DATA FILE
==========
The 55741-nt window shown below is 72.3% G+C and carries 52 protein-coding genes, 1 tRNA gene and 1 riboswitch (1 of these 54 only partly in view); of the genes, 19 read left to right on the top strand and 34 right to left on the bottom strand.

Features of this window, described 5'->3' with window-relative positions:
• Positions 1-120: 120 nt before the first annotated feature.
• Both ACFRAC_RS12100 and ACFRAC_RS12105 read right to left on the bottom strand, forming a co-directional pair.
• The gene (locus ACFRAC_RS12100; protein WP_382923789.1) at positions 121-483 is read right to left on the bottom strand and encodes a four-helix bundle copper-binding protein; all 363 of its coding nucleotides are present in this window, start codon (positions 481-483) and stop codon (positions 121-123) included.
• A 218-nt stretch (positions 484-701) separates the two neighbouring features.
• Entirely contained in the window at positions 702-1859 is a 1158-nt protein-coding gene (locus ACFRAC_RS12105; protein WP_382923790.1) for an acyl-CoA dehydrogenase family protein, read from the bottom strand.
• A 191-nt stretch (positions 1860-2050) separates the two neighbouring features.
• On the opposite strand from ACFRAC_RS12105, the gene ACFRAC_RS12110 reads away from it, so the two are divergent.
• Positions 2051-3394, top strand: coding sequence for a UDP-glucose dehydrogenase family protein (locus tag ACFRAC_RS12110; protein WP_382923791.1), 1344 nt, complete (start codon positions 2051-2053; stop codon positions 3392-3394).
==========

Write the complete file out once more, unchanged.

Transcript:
The 55741-nt window shown below is 72.3% G+C and carries 52 protein-coding genes, 1 tRNA gene and 1 riboswitch (1 of these 54 only partly in view); of the genes, 19 read left to right on the top strand and 34 right to left on the bottom strand.

Features of this window, described 5'->3' with window-relative positions:
• Positions 1-120: 120 nt before the first annotated feature.
• Both ACFRAC_RS12100 and ACFRAC_RS12105 read right to left on the bottom strand, forming a co-directional pair.
• The gene (locus ACFRAC_RS12100; protein WP_382923789.1) at positions 121-483 is read right to left on the bottom strand and encodes a four-helix bundle copper-binding protein; all 363 of its coding nucleotides are present in this window, start codon (positions 481-483) and stop codon (positions 121-123) included.
• A 218-nt stretch (positions 484-701) separates the two neighbouring features.
• Entirely contained in the window at positions 702-1859 is a 1158-nt protein-coding gene (locus ACFRAC_RS12105; protein WP_382923790.1) for an acyl-CoA dehydrogenase family protein, read from the bottom strand.
• A 191-nt stretch (positions 1860-2050) separates the two neighbouring features.
• On the opposite strand from ACFRAC_RS12105, the gene ACFRAC_RS12110 reads away from it, so the two are divergent.
• Positions 2051-3394, top strand: coding sequence for a UDP-glucose dehydrogenase family protein (locus tag ACFRAC_RS12110; protein WP_382923791.1), 1344 nt, complete (start codon positions 2051-2053; stop codon positions 3392-3394).